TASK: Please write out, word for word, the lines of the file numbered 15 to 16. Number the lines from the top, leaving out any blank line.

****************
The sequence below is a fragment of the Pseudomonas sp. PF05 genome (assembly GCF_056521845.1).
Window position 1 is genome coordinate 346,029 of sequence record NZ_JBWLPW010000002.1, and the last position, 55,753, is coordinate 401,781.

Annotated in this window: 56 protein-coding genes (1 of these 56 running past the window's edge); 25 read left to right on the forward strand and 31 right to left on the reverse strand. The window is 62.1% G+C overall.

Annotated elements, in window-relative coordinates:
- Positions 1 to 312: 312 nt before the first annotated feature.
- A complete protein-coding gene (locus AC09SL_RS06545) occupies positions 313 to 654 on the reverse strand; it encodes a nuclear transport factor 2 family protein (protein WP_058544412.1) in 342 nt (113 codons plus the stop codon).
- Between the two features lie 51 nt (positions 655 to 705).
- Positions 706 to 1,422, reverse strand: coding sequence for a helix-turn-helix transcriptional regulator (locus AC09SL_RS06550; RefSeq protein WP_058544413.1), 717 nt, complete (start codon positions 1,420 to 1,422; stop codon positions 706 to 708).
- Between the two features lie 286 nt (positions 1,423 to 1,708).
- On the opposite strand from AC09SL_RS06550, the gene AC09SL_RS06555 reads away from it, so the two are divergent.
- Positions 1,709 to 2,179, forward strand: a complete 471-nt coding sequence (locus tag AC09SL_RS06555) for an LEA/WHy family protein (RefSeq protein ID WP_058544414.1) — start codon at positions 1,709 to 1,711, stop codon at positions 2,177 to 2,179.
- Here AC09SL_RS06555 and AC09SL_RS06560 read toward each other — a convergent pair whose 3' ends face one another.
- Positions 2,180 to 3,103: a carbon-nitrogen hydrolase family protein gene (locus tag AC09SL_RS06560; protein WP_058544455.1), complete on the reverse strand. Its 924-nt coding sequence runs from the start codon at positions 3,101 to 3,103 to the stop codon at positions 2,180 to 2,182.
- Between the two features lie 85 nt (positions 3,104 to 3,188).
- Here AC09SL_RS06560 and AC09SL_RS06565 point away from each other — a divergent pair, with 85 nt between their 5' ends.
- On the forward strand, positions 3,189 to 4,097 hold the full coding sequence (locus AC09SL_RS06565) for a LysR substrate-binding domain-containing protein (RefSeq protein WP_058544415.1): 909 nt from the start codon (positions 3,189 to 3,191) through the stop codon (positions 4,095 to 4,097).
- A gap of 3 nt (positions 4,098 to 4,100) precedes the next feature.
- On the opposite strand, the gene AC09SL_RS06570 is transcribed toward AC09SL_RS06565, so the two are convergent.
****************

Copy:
- Here AC09SL_RS06560 and AC09SL_RS06565 point away from each other — a divergent pair, with 85 nt between their 5' ends.
- On the forward strand, positions 3,189 to 4,097 hold the full coding sequence (locus AC09SL_RS06565) for a LysR substrate-binding domain-containing protein (RefSeq protein WP_058544415.1): 909 nt from the start codon (positions 3,189 to 3,191) through the stop codon (positions 4,095 to 4,097).